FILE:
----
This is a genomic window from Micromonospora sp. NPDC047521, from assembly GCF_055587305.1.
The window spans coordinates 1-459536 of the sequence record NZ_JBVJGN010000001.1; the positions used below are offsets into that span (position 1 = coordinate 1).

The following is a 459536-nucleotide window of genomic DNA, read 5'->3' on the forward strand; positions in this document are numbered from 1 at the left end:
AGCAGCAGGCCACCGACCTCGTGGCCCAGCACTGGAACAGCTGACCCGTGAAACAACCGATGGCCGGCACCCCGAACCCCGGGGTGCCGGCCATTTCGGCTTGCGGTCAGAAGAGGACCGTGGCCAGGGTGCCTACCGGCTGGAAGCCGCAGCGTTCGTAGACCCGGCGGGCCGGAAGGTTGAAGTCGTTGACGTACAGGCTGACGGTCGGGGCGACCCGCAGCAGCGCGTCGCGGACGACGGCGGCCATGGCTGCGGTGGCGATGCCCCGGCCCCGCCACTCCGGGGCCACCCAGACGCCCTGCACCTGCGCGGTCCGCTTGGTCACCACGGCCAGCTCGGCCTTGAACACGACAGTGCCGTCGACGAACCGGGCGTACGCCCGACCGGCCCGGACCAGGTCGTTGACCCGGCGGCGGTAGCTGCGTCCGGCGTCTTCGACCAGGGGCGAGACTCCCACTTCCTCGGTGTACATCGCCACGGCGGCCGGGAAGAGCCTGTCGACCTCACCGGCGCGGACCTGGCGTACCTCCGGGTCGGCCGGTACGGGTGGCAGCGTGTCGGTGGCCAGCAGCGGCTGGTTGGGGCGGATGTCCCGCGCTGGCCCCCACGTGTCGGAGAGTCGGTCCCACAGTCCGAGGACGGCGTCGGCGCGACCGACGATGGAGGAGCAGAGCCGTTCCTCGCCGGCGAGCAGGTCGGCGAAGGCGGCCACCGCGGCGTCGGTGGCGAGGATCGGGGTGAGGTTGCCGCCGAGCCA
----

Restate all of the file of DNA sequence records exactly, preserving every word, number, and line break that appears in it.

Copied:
This is a genomic window from Micromonospora sp. NPDC047521, from assembly GCF_055587305.1.
The window spans coordinates 1-459536 of the sequence record NZ_JBVJGN010000001.1; the positions used below are offsets into that span (position 1 = coordinate 1).

The following is a 459536-nucleotide window of genomic DNA, read 5'->3' on the forward strand; positions in this document are numbered from 1 at the left end:
AGCAGCAGGCCACCGACCTCGTGGCCCAGCACTGGAACAGCTGACCCGTGAAACAACCGATGGCCGGCACCCCGAACCCCGGGGTGCCGGCCATTTCGGCTTGCGGTCAGAAGAGGACCGTGGCCAGGGTGCCTACCGGCTGGAAGCCGCAGCGTTCGTAGACCCGGCGGGCCGGAAGGTTGAAGTCGTTGACGTACAGGCTGACGGTCGGGGCGACCCGCAGCAGCGCGTCGCGGACGACGGCGGCCATGGCTGCGGTGGCGATGCCCCGGCCCCGCCACTCCGGGGCCACCCAGACGCCCTGCACCTGCGCGGTCCGCTTGGTCACCACGGCCAGCTCGGCCTTGAACACGACAGTGCCGTCGACGAACCGGGCGTACGCCCGACCGGCCCGGACCAGGTCGTTGACCCGGCGGCGGTAGCTGCGTCCGGCGTCTTCGACCAGGGGCGAGACTCCCACTTCCTCGGTGTACATCGCCACGGCGGCCGGGAAGAGCCTGTCGACCTCACCGGCGCGGACCTGGCGTACCTCCGGGTCGGCCGGTACGGGTGGCAGCGTGTCGGTGGCCAGCAGCGGCTGGTTGGGGCGGATGTCCCGCGCTGGCCCCCACGTGTCGGAGAGTCGGTCCCACAGTCCGAGGACGGCGTCGGCGCGACCGACGATGGAGGAGCAGAGCCGTTCCTCGCCGGCGAGCAGGTCGGCGAAGGCGGCCACCGCGGCGTCGGTGGCGAGGATCGGGGTGAGGTTGCCGCCGAGCCA